Over the past half century, discussions of thought and speech in the novel have been dominated by the category of free indirect style or discourse, which blends the points of view of character and narrator. Ann Banfield influentially argued that free indirect style has been the most distinctive formal achievement of the novel since the early nineteenth century. Such arguments implicitly contrast free indirect style with dialogue, which overtly sets characters’ words off from other elements of narrative using typographical features (such as quotation marks and paragraph indentations) or speech tags. But dialogue has received relatively little critical attention.

Recognizing the importance of dialogue to readers and writers of novels, as well as its relative critical neglect, we propose that dialogue does not constitute a stable, sharply bounded, and utilitarian alternative to more complex narrative functions. Instead, this special issue of Narrative seeks to generate discussion about dialogue’s distinctiveness and significance as a narrative element. We invite consideration of the interpretive possibilities, aesthetic effects, and epistemological questions that arise from the demarcations of speech in the novel. We welcome proposals for articles that consider the functions of fictional dialogue and explicate the complexity of its effects in the novel in any period, language, or medium.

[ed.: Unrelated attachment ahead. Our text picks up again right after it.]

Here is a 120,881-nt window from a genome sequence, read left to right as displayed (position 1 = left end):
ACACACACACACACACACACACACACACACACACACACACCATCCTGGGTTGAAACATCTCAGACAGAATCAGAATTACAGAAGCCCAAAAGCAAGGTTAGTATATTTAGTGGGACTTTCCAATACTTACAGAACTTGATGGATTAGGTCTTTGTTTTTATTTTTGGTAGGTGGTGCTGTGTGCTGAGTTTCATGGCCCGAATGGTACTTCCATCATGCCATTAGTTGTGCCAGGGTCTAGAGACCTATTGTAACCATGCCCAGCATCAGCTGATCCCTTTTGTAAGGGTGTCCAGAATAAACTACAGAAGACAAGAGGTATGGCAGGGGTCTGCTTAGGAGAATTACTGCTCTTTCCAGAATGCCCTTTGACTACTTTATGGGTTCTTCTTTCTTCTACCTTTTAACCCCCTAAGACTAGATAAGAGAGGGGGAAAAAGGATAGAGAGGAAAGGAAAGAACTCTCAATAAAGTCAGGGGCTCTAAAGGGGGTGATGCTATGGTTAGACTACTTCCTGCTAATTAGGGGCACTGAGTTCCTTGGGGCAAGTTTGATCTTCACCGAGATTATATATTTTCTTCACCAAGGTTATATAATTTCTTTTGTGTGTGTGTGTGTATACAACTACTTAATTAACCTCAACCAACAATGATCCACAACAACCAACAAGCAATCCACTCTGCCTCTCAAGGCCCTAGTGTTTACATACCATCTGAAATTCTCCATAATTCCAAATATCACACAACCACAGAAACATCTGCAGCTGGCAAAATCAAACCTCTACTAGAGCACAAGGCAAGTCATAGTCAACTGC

One-page proposals are due 1 January 2017. If accepted, articles of 6,000–7,000 words (including notes and works cited) will be due in September 2017. Please send queries and proposals to Laura Green ( and William A. Cohen (